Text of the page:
An arrest warrant issued Monday accuses Philip Markoff of assault and weapons violations. Authorities previously said Markoff, 23, was the suspect in the April 16 robbery attempt at a Holiday Inn Express in Warwick.
Craigslist is a classified advertising Web site.
An exotic dancer from Las Vegas who offered lap dances told Rhode Island authorities that she was bound with cord and held at gunpoint by a man she met through Craigslist. She said her assailant fled when her husband came up to the hotel room.
A law enforcement official speaking on condition of anonymity previously told The Associated Press that investigators found Markoff's fingerprint in the hotel. They also believe he sent text messages from there.
Markoff faces four counts in Rhode Island, including assault with intent to rob, assault with a dangerous weapon, possession of a handgun without a license, and use of a firearm while committing a crime of violence, CBS affiliate WPRI in Providence.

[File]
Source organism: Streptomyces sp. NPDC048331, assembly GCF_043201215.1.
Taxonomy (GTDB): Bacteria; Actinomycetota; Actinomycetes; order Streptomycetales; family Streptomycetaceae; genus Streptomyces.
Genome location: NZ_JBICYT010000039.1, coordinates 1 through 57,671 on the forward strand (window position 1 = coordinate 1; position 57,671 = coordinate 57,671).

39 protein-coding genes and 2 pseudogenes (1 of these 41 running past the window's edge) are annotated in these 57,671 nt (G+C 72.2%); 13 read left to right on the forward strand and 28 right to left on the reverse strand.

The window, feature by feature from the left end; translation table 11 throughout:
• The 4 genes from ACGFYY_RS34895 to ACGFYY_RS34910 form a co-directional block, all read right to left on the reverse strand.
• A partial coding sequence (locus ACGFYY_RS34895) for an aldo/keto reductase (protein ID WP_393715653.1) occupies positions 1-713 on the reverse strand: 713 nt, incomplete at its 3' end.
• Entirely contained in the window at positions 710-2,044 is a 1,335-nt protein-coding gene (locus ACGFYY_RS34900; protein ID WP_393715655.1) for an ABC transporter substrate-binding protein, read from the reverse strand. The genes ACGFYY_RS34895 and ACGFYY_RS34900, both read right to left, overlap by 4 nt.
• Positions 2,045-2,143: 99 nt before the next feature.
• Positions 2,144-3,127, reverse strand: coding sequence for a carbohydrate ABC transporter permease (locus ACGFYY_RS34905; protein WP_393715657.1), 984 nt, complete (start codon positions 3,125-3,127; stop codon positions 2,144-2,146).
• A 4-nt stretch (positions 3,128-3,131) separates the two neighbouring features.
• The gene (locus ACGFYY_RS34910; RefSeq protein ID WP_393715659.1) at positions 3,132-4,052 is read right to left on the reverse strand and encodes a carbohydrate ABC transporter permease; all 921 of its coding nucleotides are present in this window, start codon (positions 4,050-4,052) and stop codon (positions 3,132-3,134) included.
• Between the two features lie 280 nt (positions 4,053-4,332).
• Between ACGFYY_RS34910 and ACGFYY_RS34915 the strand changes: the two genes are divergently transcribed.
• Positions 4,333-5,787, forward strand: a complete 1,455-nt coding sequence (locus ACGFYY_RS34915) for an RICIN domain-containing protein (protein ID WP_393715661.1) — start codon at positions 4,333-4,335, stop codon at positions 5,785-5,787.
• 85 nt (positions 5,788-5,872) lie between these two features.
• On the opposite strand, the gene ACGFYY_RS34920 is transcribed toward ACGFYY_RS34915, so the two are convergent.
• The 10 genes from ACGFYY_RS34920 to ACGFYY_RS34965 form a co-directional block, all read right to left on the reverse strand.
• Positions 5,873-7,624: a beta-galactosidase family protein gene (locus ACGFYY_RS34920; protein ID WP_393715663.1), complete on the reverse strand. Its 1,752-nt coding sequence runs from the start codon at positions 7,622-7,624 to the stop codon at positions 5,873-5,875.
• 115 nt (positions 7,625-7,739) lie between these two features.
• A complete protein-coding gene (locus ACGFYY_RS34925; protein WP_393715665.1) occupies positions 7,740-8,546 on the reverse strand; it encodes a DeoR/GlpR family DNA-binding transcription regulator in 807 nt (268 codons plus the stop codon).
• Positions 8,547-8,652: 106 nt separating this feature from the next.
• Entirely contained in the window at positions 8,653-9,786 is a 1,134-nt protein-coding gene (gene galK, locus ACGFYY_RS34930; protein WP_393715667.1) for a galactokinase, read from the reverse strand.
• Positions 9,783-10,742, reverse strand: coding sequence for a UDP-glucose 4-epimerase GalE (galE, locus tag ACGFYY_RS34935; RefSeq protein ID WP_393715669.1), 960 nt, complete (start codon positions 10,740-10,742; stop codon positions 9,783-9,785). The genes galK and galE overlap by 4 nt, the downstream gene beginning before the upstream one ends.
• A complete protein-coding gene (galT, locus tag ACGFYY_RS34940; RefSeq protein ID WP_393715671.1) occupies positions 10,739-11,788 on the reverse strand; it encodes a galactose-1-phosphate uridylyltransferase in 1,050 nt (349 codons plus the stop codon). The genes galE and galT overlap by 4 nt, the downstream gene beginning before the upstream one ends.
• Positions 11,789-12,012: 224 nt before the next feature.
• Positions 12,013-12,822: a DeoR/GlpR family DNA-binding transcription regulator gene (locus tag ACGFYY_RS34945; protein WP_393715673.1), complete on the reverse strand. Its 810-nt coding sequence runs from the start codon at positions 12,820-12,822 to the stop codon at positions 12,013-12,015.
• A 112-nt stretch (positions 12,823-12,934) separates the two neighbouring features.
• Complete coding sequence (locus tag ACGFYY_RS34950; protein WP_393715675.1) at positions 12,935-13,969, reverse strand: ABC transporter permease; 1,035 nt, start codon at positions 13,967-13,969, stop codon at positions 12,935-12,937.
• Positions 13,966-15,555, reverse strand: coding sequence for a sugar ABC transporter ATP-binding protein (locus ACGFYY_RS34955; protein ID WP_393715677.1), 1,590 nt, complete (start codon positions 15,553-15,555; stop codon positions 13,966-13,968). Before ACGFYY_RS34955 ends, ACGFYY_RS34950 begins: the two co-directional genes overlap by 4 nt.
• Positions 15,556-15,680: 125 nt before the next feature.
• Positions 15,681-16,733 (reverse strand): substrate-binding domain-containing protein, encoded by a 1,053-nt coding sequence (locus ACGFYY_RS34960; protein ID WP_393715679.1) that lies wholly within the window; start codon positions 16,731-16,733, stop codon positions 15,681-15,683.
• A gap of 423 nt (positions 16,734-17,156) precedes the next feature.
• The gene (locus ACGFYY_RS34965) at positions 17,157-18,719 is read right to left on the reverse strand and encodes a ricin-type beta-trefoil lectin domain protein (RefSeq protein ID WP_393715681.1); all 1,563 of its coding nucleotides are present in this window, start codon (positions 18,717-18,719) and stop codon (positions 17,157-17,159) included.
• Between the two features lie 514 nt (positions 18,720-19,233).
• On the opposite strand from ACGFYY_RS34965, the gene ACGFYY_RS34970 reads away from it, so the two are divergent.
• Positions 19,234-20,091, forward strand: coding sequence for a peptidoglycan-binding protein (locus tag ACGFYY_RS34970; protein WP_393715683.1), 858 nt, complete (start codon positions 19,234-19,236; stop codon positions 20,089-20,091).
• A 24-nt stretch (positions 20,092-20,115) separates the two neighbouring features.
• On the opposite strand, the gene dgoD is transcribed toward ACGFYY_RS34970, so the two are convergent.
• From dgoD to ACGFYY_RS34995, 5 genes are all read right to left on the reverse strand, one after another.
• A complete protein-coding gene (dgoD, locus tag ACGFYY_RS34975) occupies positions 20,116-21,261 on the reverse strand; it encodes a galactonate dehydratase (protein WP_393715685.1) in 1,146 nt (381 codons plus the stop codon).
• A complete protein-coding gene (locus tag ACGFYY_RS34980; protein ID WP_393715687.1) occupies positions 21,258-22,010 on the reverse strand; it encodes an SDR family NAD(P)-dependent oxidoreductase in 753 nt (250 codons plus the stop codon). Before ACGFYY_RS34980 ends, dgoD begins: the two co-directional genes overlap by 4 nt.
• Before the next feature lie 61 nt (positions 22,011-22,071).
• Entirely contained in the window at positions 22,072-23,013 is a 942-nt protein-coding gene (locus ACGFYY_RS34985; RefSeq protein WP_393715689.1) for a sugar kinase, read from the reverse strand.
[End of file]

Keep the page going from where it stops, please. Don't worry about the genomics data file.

Markoff was arrested April 20 on Interstate 95 while driving with his fiancee to Foxwoods Casino in Connecticut.
He was charged with the April 14 killing of Julissa Brisman, a 25-year-old New York City resident who advertised on Craigslist, at the Boston Marriott Copley Place hotel.
He also has been charged in a separate robbery at a hotel of another masseuse who, police say, he met through the site.
He has pleaded not guilty. His lawyer, John Salsberg, did not return a phone message Monday.
Markoff was put on suicide watch at the Boston jail where he is being held.
Meanwhile, CBS News correspondent Kelly Wallace has confirmed there between the attorneys general from Connecticut, Missouri and Illinois - and possibly other states - with lawyers from Craigslist, as the states' attorneys are pushing to clean up the site.
"Craigslist looks forward to meeting with the attorneys general, and anticipates making further progress toward the common goal of eliminating illegal activity from craigslist, while preserving its full utility and benefit for tens of millions of law-abiding Americans who value and depend
on craigslist's free local community services in their everyday lives," wrote Craigslist CEO Jim Buckmaster in an e-mail to CBS News.